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Marion SWCD Annual Report
Fiscal Year 2017-18
Conservation Grants
FY 2017-2018
Landowner Assistance Program (LAP)
The Landowner Assistance Program (LAP) is a core conservation program for Marion SWCD. The program allows for the installation of conservation practices on properties throughout the county. The LAP enables landowners to implement conservation projects via a 50% cost share in which Marion SWCD pays half of the project cost, up to $7,500, and cooperators are required to provide remaining project funds using labor (i.e., sweat equity), materials, and/or cash.  Projects must address a specific natural resource issue based on defined natural resource concerns that have been identified by the Marion SWCD Board of Directors and are synchronized with the state-wide priorities defined by the Department of Environmental Quality, the Oregon Water Resources Department, and the Agricultural Water Quality Management Plan (AgWQMP).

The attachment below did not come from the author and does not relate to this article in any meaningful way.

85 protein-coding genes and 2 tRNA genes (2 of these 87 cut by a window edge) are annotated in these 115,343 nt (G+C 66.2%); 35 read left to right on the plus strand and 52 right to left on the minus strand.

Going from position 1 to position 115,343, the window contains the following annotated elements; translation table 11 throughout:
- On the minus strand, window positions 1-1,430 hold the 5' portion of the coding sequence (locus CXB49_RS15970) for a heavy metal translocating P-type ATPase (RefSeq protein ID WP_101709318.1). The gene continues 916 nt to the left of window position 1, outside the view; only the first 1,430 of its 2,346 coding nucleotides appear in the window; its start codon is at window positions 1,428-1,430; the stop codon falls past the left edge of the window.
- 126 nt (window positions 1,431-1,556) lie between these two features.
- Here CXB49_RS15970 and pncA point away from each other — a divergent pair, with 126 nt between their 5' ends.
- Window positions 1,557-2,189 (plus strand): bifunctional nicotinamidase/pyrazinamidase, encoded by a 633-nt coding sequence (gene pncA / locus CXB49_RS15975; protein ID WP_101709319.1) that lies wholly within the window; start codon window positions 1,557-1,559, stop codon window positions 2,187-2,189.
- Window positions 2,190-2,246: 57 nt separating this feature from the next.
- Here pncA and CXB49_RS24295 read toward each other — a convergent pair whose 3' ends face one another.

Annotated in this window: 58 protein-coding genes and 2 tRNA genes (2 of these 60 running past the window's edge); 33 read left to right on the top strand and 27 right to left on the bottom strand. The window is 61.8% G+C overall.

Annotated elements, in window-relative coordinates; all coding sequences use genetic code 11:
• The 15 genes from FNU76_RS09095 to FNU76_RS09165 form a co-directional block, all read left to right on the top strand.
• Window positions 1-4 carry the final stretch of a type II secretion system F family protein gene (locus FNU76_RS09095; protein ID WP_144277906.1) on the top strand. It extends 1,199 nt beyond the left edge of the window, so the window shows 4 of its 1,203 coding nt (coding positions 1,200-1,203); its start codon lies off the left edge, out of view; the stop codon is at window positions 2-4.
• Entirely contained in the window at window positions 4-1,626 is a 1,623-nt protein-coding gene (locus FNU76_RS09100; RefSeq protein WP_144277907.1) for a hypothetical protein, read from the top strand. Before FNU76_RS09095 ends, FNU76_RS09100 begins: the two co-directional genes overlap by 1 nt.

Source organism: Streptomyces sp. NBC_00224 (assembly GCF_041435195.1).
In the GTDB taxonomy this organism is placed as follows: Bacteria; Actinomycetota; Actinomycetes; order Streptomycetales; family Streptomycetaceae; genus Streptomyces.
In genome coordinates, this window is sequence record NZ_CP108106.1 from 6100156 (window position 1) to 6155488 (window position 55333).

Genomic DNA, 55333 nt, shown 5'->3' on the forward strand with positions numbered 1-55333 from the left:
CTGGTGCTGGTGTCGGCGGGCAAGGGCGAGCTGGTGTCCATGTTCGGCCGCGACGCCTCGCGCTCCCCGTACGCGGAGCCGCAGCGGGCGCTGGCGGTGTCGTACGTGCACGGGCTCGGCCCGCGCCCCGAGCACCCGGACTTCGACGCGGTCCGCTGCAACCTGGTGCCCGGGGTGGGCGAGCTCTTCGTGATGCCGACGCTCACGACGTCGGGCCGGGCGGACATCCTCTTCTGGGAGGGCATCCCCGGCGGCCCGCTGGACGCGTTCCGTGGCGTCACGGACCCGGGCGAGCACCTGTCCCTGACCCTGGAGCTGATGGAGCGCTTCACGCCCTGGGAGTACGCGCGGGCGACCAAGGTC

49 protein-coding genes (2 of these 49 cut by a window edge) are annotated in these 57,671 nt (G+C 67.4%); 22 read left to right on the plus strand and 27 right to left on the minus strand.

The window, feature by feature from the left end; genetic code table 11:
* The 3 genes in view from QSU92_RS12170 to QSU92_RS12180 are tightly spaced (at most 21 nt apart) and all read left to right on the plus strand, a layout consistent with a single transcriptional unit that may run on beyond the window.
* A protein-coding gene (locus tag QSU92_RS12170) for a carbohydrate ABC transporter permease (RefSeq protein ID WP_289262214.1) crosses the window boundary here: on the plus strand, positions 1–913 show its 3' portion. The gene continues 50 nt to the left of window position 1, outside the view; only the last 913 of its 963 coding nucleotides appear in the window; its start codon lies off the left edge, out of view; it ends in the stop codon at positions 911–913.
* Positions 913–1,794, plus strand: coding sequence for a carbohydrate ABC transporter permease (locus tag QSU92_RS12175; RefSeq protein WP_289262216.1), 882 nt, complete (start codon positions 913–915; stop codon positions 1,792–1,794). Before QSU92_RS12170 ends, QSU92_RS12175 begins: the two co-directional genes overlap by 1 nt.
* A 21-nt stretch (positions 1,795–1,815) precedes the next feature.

There were 23 applications for funding received in the 2017-2018 fiscal year, with funding approved for 18 projects in the total amount of $118,001.  During the 2017-2018 fiscal year there were 14 LAP projects completed, which resulted in $83,524 in grant assistance provided from District funds; this amount was matched by $324,330 in landowner contributions.



Special Projects Grant (SPG)
The Special Projects Grant (SPG) program provides financial assistance to demonstrate innovative and sustainable conservation projects and speed the development and availability of new and effective conservation practices in the District.  Projects require a 50% cost share in which Marion SWCD pays half of the project cost, up to $7,500, and cooperators are required to provide remaining project funds using labor (i.e., sweat equity), materials, and/or cash.  There were no applications received for the SPG program during the 2017-2018 fiscal year. Previous projects have included an integrated rainwater catchment system, an urban rain garden, hydroponic fodder feeder, innovative geotextile streambank repair, and a precision GPS guided planter.
 
Oregon Watershed Enhancement Board (OWEB) Small Grants